Zibby hosts a special podcast in honor of the 20th anniversary of the attacks on September 11th, 2001 with author, mariner, historian, and journalist Jessica DuLong. Jessica’s latest book, Saved at the Seawall, tells the story of the boat lift in the New York City harbor on 9/11 and beyond. Jessica shares what drove her to take action and assist on the water, as well as the individual narratives of so many others who put humanity first to help those in need in the immediate aftermath of the crashes. Jessica and Zibby also discuss their own grieving journeys and how we can apply the lessons learned back then to our divided world today.


Zibby Owens: Welcome, Jessica. Thank you so much for coming on “Moms Don’t Have Time to Read Books” to discuss Saved at the Seawall: Stories from the September 11 Boat Lift.

Jessica DuLong: Thank you so much for having me. It’s such an honor.

Zibby: I know we’re recording this ahead of time, but this will be airing on the twentieth anniversary of 9/11, which is such an emotional day for so many people and for the country and everything else. Thank you for being the voice and bringing the stories to us from that time so that people can adequately mourn and connect to the day through this conversation.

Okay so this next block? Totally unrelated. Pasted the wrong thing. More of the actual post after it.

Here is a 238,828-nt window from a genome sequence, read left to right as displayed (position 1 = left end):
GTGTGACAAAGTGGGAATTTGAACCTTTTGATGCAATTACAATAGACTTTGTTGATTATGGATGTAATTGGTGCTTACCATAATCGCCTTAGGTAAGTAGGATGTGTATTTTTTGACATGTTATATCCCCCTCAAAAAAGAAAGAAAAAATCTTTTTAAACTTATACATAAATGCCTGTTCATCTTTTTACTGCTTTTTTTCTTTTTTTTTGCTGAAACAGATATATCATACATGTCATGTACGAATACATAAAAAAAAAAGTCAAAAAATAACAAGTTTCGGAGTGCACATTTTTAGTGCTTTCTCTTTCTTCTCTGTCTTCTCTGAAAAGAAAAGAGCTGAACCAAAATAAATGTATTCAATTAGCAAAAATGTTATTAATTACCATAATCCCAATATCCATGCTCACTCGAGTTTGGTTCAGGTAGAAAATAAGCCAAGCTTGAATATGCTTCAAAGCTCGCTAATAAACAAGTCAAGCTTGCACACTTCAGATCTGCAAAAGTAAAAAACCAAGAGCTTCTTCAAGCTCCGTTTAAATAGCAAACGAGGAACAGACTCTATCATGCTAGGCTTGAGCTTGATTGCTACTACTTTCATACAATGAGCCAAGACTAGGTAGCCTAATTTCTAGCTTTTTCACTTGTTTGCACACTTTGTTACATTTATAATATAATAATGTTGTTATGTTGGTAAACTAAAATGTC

Jessica: Yes, thank you.

Zibby: This book, I did not know — I feel like I’ve learned a lot about 9/11. I lost my best friend that day. I’ve spent a lot of time watching footage. I’ve been down that rabbit hole many times. Yet I had not learned the things that you described. I didn’t even realize this whole scope of the rescue. I’d always wondered what had gone on down there that day in this detail. I am so grateful for this story and for the answers to some of the questions I had. I just wanted to say personally, thank you for all of your reporting and the amazing stories you wove in here and detail and facts and everything. I’m just personally super grateful.